CPD Course Types Explained
Short courses can include part-time and evening courses. They tend to either deliver Continuing Professional Development for just a few days full-time or maybe once or twice a week for a period of several weeks.
Conferences typically last for a day or two and deliver Continuing Professional Development through a series of talks and presentations. They tend to be relatively high-profile events and are often used to present/communicate new ideas or developments within a field.
Seminars tend to be focused on one specific area, and involve a relatively small group of people coming together with a seminar leader, to discuss issues relating to the specific topic. There may be a presentation at the beginning, followed by a group discussion or debate, and allowing people to ask questions and actively put forward their own views and ideas. Attendees of this type of Continuing Professional Development will generally be expected to actively participate in discussions.
Online Course / Webinar
Online Continuing Professional Development courses are generally downloadable courses which can be completed in the student’s own time. Sometimes however, online courses will instead require the trainee to log in to the course provider’s website and complete a training session and test online. Web seminars, or “webinars”, are seminars which are transmitted live to the trainee’s computer, where they can interact with the seminar leader and ask questions by typing on their keyboard.
Weekend Residential Course
Continuing Professional Development course taking place over a whole weekend. These will usually comprise of various different sessions, and food and accommodation is usually provided.
Postgrad Certificate / Qualification
This type of Continuing Professional Development allows students or professionals who have already gained an undergraduate degree to develop their education in their chosen field further and gain an additional postgraduate qualification. Generally these types of courses will require the student to undertake additional learning in the form of lectures or self-directed learning and to produce coursework for submission to the examining institution.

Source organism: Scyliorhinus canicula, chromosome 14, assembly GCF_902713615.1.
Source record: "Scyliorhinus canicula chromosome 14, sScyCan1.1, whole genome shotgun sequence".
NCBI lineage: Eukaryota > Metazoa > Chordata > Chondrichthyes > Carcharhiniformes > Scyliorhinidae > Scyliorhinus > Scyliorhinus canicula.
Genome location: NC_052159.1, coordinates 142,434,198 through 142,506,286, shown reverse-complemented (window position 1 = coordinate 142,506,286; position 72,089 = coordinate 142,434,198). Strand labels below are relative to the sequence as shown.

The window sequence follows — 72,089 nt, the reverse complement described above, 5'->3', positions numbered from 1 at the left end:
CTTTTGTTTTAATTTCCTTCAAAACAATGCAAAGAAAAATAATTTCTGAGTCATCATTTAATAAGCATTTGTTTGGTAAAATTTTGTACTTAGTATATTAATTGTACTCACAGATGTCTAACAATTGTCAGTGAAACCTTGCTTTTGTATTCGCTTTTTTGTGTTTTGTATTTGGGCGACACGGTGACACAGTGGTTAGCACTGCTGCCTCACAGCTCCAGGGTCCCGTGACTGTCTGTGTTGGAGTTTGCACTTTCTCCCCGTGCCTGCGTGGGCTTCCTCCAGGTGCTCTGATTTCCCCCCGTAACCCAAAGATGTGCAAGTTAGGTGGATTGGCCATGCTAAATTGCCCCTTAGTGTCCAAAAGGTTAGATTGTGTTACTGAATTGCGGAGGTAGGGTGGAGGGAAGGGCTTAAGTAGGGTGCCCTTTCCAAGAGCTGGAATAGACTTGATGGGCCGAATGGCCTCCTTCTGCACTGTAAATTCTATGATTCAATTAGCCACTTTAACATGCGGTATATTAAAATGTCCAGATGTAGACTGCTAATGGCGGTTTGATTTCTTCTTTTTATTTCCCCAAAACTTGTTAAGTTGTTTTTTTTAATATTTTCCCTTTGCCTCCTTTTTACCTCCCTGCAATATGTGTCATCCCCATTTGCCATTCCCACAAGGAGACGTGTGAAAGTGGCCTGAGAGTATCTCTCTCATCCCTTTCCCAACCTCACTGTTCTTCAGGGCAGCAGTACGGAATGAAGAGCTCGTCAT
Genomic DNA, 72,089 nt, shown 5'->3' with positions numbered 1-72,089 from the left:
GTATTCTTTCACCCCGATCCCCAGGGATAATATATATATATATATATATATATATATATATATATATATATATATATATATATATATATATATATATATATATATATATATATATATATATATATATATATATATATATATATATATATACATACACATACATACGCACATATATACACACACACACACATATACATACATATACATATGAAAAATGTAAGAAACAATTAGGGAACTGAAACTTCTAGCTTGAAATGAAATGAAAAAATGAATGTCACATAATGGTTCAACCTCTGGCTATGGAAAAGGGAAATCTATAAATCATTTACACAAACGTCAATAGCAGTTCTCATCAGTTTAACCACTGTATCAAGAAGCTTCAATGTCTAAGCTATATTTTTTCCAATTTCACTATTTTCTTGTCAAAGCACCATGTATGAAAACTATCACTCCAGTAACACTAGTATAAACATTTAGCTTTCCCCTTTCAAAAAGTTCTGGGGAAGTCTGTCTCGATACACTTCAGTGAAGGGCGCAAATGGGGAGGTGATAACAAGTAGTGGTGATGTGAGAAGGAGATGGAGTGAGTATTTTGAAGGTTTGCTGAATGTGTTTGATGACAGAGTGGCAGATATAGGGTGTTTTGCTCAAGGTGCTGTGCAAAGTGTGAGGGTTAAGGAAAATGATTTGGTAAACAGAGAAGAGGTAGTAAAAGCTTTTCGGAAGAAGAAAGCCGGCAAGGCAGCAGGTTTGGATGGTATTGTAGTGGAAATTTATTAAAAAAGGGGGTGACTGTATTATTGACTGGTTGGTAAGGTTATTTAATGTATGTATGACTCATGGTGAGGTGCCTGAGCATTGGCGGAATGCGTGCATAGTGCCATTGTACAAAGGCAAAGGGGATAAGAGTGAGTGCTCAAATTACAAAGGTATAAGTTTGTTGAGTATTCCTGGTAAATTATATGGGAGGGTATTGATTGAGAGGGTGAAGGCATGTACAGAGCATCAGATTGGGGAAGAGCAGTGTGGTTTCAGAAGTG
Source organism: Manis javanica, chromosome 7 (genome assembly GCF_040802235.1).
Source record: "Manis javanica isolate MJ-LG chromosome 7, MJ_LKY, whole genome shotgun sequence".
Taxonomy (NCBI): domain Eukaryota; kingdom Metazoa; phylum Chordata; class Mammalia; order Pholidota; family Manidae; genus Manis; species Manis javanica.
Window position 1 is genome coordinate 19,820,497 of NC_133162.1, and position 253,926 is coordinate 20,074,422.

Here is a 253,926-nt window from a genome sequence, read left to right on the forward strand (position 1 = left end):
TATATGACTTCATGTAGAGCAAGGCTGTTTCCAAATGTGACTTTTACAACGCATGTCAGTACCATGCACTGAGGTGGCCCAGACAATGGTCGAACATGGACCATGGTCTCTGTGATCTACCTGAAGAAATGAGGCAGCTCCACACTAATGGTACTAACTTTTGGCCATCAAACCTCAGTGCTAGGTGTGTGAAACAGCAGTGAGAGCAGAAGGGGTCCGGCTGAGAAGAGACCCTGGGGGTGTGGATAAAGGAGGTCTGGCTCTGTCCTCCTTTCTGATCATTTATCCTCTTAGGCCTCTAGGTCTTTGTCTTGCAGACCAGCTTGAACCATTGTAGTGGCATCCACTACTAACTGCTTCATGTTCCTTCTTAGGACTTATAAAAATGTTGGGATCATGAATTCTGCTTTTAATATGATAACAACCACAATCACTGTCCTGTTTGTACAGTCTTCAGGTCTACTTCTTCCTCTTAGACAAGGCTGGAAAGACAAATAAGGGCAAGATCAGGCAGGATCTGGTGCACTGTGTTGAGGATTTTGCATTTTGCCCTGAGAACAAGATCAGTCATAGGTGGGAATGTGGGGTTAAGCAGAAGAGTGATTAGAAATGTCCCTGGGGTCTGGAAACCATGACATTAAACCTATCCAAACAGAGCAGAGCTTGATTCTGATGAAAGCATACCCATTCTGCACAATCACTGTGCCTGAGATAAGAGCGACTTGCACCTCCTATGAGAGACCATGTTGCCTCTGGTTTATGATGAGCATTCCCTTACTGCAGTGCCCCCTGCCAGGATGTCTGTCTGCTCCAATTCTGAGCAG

These forms of Continuing Professional Development are usually designed in partnership with employers and universities and provide a mixture of academic and work-based learning. They are designed to fit around the student’s job, but can also be taken by people returning to work or wanting to change their career path. A foundation degree typically takes two years to complete, but may take more if it is being undertaken part-time. Most foundation degree courses are flexible in terms of teaching arrangements, and can include online, distance, and part-time options.
To complete a diploma, the student is generally required to undertake modules and attend lectures/classes and produce coursework to be submitted to the examining institution. A diploma undertaken for Continuing Professional Development generally takes 1 year full-time or 2 years part-time.
These types of Continuing Professional Development courses are created and run specifically for the customer, and will be tailored towards their specific requirements. Customised courses are designed to help develop and deliver companies’ own in-house programmes.
Workshops are generally the most interactive forms of delivering Continuing Professional Development. They may include more practical sessions, and help by putting theory into practice by developing practical skills relevant to the workplace.
This type of Continuing Professional Development involves the course provider bringing the course to the workplace. The course will be delivered on-site by the course provider and may be delivered over a few hours or a few days.